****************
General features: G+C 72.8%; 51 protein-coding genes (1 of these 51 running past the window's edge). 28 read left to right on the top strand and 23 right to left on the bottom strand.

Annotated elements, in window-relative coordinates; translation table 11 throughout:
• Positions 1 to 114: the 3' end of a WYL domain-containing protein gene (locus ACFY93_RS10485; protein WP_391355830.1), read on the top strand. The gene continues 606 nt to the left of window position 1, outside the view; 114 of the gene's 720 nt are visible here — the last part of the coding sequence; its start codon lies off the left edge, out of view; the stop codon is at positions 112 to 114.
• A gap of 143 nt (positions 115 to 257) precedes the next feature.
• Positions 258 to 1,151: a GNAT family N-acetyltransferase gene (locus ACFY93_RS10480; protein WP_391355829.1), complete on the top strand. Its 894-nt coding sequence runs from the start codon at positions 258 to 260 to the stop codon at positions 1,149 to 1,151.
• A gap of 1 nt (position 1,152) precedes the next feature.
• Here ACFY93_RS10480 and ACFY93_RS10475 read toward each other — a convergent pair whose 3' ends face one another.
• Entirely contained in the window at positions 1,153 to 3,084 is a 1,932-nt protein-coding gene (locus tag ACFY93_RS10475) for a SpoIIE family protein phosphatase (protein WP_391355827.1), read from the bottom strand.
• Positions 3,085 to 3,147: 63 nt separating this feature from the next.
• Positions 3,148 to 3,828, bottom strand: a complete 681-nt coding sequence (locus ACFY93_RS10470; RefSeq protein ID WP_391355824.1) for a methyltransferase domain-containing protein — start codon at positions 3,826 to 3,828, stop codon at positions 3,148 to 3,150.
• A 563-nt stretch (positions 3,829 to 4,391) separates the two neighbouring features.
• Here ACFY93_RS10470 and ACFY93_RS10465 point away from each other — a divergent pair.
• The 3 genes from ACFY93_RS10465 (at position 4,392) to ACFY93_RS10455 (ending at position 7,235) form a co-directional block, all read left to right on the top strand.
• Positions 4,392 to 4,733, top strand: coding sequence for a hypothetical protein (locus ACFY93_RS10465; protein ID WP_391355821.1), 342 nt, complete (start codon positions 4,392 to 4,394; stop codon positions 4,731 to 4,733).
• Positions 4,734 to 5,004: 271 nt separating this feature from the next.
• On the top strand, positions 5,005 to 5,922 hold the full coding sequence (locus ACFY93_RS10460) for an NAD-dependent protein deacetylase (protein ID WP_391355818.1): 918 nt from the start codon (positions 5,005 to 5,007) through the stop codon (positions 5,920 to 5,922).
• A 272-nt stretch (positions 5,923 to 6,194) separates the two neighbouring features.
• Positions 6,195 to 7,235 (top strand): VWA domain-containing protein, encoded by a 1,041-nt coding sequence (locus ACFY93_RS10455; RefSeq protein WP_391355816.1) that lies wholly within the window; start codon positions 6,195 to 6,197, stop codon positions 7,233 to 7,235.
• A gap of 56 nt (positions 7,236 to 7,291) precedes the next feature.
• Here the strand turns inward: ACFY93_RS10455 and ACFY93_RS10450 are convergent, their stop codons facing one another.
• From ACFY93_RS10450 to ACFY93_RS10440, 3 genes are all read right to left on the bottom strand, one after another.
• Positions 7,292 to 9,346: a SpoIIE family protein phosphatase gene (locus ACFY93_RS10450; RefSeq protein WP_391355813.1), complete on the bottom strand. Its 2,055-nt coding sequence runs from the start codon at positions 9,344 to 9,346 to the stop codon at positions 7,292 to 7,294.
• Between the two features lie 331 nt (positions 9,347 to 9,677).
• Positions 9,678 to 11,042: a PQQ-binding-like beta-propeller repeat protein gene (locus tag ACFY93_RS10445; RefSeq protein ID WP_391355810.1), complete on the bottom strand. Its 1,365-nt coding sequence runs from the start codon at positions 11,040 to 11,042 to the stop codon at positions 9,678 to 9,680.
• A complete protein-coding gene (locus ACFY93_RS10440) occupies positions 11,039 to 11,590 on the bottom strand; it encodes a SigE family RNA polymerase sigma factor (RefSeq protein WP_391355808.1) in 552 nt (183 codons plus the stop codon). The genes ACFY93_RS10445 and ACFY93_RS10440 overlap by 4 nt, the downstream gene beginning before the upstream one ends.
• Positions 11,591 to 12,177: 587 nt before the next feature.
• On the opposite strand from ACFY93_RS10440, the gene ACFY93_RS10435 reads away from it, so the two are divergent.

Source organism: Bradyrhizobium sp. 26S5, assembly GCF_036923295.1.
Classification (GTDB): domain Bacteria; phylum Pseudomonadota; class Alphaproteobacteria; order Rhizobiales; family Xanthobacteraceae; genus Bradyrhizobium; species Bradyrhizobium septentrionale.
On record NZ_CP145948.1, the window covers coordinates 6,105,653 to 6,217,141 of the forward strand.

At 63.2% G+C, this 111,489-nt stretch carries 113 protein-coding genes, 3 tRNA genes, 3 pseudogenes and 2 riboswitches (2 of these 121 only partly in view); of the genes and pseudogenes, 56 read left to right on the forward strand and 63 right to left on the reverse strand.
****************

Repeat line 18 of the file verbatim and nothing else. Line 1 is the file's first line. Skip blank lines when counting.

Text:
• Positions 6,195 to 7,235 (top strand): VWA domain-containing protein, encoded by a 1,041-nt coding sequence (locus ACFY93_RS10455; RefSeq protein WP_391355816.1) that lies wholly within the window; start codon positions 6,195 to 6,197, stop codon positions 7,233 to 7,235.